As defined earlier in Chapter 2, "Foundations and Principles of Security," designing and implementing a sound IT security architecture and framework requires a thorough analysis and examination of how availability, integrity, and availability (A-I-C Triad) is designed and implemented on the IT infrastructure components and assets in the overall information security plan.
Attacks on an IT infrastructure and assets can disrupt availability of service resulting in the following:
Attacks on an IT infrastructure and assets can disrupt the integrity of information that organizations disseminate:
Attacks on an IT infrastructure and assets can disrupt the confidentiality of information and data assets. Attacks can expose confidential information such as corporate or intellectual property secrets, financial information, and health records, which can result in identity theft. Maintaining the confidentiality of privacy records and financial data pertaining to individuals is now subject to laws, mandates, and regulations dictated by HIPAA and GLBA.
Unfortunately, implementing a robust IT security architecture and framework and conducting a risk and vulnerability assessment is not something that can be taken lightly by an organization. This is true given that many IT systems and applications were not designed with security in mind; many organizations are struggling to deal with the lack of security in their IT infrastructure components and applications that are currently in production. Security was always an afterthought and now for the first time, information security is in the forefront of system requirements definitions and system designs.
Security as a process would define an entire development life cycle that incorporates security requirements into the system or application design from the very beginning. By designing a system (hardware, software, or multiplatforms) or application (software code) from the ground up that includes security requirements for availability, integrity, and confidentiality, minimization of the risks, threats, and vulnerabilities can be designed into the system or application up front. Security as a process would have security requirements incorporated throughout all the steps of the system or application development and design life cycle. These steps include the following:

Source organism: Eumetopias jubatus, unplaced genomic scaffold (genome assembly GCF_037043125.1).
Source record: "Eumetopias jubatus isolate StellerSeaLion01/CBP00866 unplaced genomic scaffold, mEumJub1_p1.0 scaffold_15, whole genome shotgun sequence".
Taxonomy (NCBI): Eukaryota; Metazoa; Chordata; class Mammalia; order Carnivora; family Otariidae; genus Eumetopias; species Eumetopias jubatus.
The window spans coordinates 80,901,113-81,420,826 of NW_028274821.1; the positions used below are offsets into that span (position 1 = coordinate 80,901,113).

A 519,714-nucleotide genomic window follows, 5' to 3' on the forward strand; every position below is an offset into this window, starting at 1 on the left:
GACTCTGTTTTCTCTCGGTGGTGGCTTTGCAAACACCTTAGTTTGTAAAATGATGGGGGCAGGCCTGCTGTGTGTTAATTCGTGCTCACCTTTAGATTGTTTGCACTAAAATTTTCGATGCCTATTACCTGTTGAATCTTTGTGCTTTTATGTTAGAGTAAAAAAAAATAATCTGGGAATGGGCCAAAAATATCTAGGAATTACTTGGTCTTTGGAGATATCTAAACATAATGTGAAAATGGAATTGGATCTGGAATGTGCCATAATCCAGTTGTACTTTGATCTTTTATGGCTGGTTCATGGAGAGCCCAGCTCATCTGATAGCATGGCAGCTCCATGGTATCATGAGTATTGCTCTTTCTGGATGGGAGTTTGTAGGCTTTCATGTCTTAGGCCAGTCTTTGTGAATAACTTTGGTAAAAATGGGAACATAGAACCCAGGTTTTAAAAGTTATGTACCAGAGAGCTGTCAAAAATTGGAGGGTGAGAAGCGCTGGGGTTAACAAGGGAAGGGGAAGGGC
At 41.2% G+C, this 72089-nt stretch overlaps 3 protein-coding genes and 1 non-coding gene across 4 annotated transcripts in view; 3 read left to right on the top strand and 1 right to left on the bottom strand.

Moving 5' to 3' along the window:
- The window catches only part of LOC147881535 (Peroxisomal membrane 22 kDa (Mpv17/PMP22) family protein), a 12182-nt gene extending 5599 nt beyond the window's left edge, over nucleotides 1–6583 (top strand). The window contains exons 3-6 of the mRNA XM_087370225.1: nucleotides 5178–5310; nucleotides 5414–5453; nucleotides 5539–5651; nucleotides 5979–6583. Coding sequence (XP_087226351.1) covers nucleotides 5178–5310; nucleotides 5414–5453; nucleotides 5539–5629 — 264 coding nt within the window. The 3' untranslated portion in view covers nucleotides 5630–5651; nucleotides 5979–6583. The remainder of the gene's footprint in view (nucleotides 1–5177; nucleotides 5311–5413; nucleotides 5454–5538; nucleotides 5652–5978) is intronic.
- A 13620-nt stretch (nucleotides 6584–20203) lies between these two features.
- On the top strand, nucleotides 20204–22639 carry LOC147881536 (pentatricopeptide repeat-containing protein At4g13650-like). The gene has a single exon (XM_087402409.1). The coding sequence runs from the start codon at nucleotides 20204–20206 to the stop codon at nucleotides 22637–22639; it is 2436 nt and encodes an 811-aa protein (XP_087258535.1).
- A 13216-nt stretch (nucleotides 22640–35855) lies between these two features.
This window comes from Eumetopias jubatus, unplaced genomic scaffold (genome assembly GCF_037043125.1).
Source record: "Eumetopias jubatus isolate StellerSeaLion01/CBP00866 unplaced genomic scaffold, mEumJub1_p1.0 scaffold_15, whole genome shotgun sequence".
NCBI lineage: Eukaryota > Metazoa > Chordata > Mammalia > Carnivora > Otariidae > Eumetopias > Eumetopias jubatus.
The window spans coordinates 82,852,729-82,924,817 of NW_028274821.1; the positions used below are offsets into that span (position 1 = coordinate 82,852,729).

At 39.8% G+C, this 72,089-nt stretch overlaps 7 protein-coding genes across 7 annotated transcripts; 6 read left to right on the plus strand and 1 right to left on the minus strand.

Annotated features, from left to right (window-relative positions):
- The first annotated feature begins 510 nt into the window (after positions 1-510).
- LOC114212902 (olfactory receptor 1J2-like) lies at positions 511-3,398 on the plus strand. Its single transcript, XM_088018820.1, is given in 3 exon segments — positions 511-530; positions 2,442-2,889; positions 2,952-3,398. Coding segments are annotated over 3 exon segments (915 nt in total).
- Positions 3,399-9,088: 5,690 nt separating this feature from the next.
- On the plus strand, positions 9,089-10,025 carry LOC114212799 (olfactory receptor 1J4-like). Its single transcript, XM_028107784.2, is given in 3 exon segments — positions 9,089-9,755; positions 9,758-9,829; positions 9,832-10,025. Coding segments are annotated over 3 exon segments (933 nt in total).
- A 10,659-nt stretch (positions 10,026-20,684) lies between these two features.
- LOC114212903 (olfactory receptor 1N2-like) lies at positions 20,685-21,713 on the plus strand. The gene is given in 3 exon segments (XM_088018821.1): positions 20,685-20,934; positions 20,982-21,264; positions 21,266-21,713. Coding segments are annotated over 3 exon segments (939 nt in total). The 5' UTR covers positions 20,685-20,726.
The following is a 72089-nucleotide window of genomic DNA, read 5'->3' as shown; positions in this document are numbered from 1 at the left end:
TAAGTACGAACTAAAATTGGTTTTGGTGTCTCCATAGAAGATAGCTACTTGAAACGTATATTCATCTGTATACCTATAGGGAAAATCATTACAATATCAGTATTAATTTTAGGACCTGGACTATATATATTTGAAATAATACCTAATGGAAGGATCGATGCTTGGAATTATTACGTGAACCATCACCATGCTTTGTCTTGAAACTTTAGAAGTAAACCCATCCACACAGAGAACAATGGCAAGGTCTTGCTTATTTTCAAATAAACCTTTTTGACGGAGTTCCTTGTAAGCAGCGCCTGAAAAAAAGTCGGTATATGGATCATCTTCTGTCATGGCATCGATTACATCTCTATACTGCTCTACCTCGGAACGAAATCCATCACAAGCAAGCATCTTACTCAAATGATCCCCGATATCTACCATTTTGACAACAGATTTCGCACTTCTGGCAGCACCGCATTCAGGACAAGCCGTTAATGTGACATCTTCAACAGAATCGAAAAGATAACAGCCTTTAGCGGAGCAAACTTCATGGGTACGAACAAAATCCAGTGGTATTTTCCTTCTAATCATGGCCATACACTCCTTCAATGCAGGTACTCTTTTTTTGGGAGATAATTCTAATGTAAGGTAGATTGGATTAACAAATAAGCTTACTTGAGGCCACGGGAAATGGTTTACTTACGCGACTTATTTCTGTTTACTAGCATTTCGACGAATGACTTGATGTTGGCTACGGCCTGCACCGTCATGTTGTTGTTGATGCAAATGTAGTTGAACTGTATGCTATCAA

As shown in Figure 3.3, step 4 in the System Development Life Cycle incorporates security design within the design and development phase of the life cycle. This is an important first step to ensure that the proper security controls, security objectives, and security goals are initiated properly.
Figure 3.3. Security in the development life cycle.
This IT security process is what is currently missing from many organizations when it comes to designing and implementing new IT systems and applications throughout the organization. As organizations incorporate security requirements and design into the development life cycle, more IT systems and applications will have the inherent security controls to ensure that the availability, integrity, and confidentiality goals and objectives are achieved.
When conducting a risk and vulnerability assessment on IT systems and applications, examination of the defined security goals and objectives can be done. This examination will include a review of the IT system's or applications' security requirements and how they were implemented in production. Understanding this void in the development life cycle will help IT organizations fill the void with proper security requirements and security design steps in the overall development effort. By implementing the proper security controls and requirements into the system and application design up front, minimization of exposure to risks, threats, and vulnerabilities can be achieved, thus eliminating costly security countermeasures and other security controls around the IT system or application that lacks the proper security controls.
Introduction to Assessing Network Vulnerabilities
Foundations and Principles of Security
Why Risk Assessment
Scoping the Project
Understanding the Attacker
Performing the Assessment
Tools Used for Assessments and Evaluations
Preparing the Final Report
Appendix A. Security Assessment Resources
Appendix B. Security Assessment Forms
Appendix C. Security Assessment Sample Report
Appendix D. Dealing with Consultants and Outside Vendors
Appendix E. SIRT Team Report Format Template